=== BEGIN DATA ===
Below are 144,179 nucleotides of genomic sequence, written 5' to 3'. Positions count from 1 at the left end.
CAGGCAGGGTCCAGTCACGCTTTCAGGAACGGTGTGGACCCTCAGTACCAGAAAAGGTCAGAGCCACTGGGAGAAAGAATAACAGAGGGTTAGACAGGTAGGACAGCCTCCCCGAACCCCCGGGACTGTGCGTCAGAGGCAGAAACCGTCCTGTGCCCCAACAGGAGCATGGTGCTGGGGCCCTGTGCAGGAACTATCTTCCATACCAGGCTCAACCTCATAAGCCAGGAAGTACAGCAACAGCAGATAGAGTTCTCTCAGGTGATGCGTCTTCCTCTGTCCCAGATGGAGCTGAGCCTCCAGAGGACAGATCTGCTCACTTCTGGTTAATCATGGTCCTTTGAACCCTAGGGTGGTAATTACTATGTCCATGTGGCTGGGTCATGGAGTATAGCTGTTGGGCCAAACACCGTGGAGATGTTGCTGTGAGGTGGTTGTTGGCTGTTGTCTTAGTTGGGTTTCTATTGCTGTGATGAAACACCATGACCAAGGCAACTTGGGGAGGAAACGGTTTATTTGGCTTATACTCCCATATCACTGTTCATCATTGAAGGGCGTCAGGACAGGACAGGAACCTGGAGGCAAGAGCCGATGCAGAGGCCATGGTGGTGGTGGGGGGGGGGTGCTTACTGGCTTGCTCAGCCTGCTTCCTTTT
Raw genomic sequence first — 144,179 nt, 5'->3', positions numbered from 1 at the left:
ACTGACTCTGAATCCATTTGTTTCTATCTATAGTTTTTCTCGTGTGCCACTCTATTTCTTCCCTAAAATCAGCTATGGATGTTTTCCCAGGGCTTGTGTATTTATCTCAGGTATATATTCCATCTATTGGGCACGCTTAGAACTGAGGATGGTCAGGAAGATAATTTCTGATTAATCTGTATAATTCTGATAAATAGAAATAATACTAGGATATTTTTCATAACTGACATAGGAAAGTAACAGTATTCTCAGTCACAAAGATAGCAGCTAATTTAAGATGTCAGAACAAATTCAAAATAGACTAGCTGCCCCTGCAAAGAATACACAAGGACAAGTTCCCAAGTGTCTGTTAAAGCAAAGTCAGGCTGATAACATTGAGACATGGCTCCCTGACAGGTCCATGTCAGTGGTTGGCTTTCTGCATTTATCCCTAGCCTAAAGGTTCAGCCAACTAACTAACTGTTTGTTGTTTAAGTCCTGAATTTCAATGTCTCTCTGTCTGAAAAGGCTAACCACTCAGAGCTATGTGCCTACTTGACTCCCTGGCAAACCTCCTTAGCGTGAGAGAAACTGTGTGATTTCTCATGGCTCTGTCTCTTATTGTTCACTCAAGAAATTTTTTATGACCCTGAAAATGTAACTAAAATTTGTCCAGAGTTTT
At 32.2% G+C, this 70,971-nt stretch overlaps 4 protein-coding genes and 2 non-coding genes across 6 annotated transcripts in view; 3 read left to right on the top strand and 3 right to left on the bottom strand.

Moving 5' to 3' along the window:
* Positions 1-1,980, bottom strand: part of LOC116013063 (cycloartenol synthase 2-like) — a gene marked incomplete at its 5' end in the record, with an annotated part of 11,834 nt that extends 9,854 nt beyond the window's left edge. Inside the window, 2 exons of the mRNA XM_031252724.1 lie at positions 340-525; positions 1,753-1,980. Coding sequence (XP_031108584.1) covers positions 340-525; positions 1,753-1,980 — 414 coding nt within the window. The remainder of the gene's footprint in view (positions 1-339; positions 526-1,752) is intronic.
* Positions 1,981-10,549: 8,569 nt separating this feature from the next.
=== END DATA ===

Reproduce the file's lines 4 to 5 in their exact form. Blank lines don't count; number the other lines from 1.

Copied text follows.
ACTGACTCTGAATCCATTTGTTTCTATCTATAGTTTTTCTCGTGTGCCACTCTATTTCTTCCCTAAAATCAGCTATGGATGTTTTCCCAGGGCTTGTGTATTTATCTCAGGTATATATTCCATCTATTGGGCACGCTTAGAACTGAGGATGGTCAGGAAGATAATTTCTGATTAATCTGTATAATTCTGATAAATAGAAATAATACTAGGATATTTTTCATAACTGACATAGGAAAGTAACAGTATTCTCAGTCACAAAGATAGCAGCTAATTTAAGATGTCAGAACAAATTCAAAATAGACTAGCTGCCCCTGCAAAGAATACACAAGGACAAGTTCCCAAGTGTCTGTTAAAGCAAAGTCAGGCTGATAACATTGAGACATGGCTCCCTGACAGGTCCATGTCAGTGGTTGGCTTTCTGCATTTATCCCTAGCCTAAAGGTTCAGCCAACTAACTAACTGTTTGTTGTTTAAGTCCTGAATTTCAATGTCTCTCTGTCTGAAAAGGCTAACCACTCAGAGCTATGTGCCTACTTGACTCCCTGGCAAACCTCCTTAGCGTGAGAGAAACTGTGTGATTTCTCATGGCTCTGTCTCTTATTGTTCACTCAAGAAATTTTTTATGACCCTGAAAATGTAACTAAAATTTGTCCAGAGTTTT
At 32.2% G+C, this 70,971-nt stretch overlaps 4 protein-coding genes and 2 non-coding genes across 6 annotated transcripts in view; 3 read left to right on the top strand and 3 right to left on the bottom strand.